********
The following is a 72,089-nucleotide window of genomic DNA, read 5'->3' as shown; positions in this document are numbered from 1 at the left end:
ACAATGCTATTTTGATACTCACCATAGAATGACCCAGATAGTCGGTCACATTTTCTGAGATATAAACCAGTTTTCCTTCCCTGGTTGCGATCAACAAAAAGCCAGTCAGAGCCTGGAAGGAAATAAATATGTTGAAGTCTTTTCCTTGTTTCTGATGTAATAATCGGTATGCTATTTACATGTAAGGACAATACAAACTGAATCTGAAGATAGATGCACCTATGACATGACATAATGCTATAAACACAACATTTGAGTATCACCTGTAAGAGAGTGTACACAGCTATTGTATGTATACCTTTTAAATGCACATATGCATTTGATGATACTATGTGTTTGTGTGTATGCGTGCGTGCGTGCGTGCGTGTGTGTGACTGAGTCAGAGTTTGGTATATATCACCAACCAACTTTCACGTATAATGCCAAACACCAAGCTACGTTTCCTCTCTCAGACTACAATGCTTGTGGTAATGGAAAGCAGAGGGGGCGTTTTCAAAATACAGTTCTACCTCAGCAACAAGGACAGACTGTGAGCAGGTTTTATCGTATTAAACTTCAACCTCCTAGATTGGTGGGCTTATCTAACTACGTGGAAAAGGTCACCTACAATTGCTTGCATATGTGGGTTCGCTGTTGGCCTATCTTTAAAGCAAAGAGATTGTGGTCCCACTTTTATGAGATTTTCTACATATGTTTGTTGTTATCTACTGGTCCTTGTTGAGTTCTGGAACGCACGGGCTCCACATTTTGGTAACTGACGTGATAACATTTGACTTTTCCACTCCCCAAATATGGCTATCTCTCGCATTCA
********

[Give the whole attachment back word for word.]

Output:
The following is a 72,089-nucleotide window of genomic DNA, read 5'->3' as shown; positions in this document are numbered from 1 at the left end:
ACAATGCTATTTTGATACTCACCATAGAATGACCCAGATAGTCGGTCACATTTTCTGAGATATAAACCAGTTTTCCTTCCCTGGTTGCGATCAACAAAAAGCCAGTCAGAGCCTGGAAGGAAATAAATATGTTGAAGTCTTTTCCTTGTTTCTGATGTAATAATCGGTATGCTATTTACATGTAAGGACAATACAAACTGAATCTGAAGATAGATGCACCTATGACATGACATAATGCTATAAACACAACATTTGAGTATCACCTGTAAGAGAGTGTACACAGCTATTGTATGTATACCTTTTAAATGCACATATGCATTTGATGATACTATGTGTTTGTGTGTATGCGTGCGTGCGTGCGTGCGTGTGTGTGACTGAGTCAGAGTTTGGTATATATCACCAACCAACTTTCACGTATAATGCCAAACACCAAGCTACGTTTCCTCTCTCAGACTACAATGCTTGTGGTAATGGAAAGCAGAGGGGGCGTTTTCAAAATACAGTTCTACCTCAGCAACAAGGACAGACTGTGAGCAGGTTTTATCGTATTAAACTTCAACCTCCTAGATTGGTGGGCTTATCTAACTACGTGGAAAAGGTCACCTACAATTGCTTGCATATGTGGGTTCGCTGTTGGCCTATCTTTAAAGCAAAGAGATTGTGGTCCCACTTTTATGAGATTTTCTACATATGTTTGTTGTTATCTACTGGTCCTTGTTGAGTTCTGGAACGCACGGGCTCCACATTTTGGTAACTGACGTGATAACATTTGACTTTTCCACTCCCCAAATATGGCTATCTCTCGCATTCA